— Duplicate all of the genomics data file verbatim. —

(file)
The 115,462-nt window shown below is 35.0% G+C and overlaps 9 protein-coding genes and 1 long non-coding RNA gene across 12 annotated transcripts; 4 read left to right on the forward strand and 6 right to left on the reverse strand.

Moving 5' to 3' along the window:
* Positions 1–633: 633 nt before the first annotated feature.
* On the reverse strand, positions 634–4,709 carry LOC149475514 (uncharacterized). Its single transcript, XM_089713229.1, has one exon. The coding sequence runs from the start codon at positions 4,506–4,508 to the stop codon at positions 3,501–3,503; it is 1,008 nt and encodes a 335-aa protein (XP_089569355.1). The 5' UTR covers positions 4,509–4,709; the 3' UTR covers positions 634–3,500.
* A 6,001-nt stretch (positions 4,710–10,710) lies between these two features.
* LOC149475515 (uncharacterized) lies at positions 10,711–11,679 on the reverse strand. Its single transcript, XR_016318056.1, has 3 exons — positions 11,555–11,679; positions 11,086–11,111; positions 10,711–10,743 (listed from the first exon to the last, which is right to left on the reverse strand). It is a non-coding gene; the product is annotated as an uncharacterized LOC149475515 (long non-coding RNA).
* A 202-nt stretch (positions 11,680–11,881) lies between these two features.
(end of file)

The 115,462-nt window shown below is 35.0% G+C and overlaps 9 protein-coding genes and 1 long non-coding RNA gene across 12 annotated transcripts; 4 read left to right on the forward strand and 6 right to left on the reverse strand.

Moving 5' to 3' along the window:
* Positions 1–633: 633 nt before the first annotated feature.
* On the reverse strand, positions 634–4,709 carry LOC149475514 (uncharacterized). Its single transcript, XM_089713229.1, has one exon. The coding sequence runs from the start codon at positions 4,506–4,508 to the stop codon at positions 3,501–3,503; it is 1,008 nt and encodes a 335-aa protein (XP_089569355.1). The 5' UTR covers positions 4,509–4,709; the 3' UTR covers positions 634–3,500.
* A 6,001-nt stretch (positions 4,710–10,710) lies between these two features.
* LOC149475515 (uncharacterized) lies at positions 10,711–11,679 on the reverse strand. Its single transcript, XR_016318056.1, has 3 exons — positions 11,555–11,679; positions 11,086–11,111; positions 10,711–10,743 (listed from the first exon to the last, which is right to left on the reverse strand). It is a non-coding gene; the product is annotated as an uncharacterized LOC149475515 (long non-coding RNA).
* A 202-nt stretch (positions 11,680–11,881) lies between these two features.